Should Mayhill Fowler have identified herself as a journalist before reporting Barack Obama's "cling" to guns and religion comment and Bill Clinton's "scumbag" rant?
No, according to Marc Cooper, Fowler's editor at Huffington Post. He commends her ethics to a skeptical Joel Bellman, ethics chair for the LA chapter of the Society of Professional Journalists.
My two cents: Journalists identify themselves when asking tough question not out of some duty to be polite or show deference, but to ensure that when someone gets got, the story is airtight and above board. It's a rule designed to protect the integrity of the story, not the feelings of the story's subject. You don't want someone saying they were tricked or fooled or quoted out of context when they give up a doozy. You don't want your reporters and editors getting bogged down in explanations and defenses; you want the story to stand on its own.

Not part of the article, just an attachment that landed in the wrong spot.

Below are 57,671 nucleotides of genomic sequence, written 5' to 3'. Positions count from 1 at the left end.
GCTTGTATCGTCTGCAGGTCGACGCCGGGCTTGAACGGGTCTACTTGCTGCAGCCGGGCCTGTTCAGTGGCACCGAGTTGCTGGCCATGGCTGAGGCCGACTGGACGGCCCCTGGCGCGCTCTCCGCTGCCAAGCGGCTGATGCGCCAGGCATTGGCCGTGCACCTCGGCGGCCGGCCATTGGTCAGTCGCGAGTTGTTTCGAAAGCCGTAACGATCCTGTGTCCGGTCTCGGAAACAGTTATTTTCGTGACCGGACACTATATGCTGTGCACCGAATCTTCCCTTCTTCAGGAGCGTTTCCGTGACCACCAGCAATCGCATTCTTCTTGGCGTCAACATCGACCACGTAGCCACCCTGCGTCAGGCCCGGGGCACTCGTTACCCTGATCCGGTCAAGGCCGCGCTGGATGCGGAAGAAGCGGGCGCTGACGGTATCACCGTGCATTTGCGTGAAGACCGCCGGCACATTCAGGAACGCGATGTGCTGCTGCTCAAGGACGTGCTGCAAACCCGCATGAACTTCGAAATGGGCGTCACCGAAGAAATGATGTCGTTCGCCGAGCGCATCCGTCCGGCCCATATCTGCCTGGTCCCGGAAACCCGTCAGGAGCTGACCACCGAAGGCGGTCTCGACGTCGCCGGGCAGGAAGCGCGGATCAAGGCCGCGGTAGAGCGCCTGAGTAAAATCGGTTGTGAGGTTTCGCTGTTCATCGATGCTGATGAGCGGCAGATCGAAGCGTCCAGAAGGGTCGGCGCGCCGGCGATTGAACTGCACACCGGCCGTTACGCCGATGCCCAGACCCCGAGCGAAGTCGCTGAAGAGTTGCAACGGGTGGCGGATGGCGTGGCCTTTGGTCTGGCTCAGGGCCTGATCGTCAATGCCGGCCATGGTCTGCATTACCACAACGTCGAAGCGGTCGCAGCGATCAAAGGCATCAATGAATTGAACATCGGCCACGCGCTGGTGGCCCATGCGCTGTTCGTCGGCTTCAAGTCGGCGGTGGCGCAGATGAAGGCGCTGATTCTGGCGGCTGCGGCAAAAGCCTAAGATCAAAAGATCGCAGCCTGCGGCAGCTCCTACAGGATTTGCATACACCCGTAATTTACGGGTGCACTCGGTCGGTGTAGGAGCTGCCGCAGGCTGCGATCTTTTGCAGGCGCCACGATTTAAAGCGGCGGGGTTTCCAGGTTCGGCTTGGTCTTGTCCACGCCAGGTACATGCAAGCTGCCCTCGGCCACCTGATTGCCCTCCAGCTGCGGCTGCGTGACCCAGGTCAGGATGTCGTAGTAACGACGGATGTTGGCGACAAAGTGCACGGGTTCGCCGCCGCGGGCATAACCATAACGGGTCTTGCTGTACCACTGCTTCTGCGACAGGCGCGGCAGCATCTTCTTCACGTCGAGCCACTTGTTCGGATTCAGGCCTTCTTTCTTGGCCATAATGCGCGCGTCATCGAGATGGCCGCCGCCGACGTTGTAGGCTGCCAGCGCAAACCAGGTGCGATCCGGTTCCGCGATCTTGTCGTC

That's why I see Fowler as a good source, rather than as a journalist. To properly report on what Obama and Clinton said, the reporter must include background and context on how the quotes were obtained and by whom. In other words, Fowler, her politics and her methods, become a part of the story. A reporter who had identified herself first and then recorded Obama's speech or asked Clinton about the Vanity Fair piece could then remove herself from the action and let the words speak for themselves.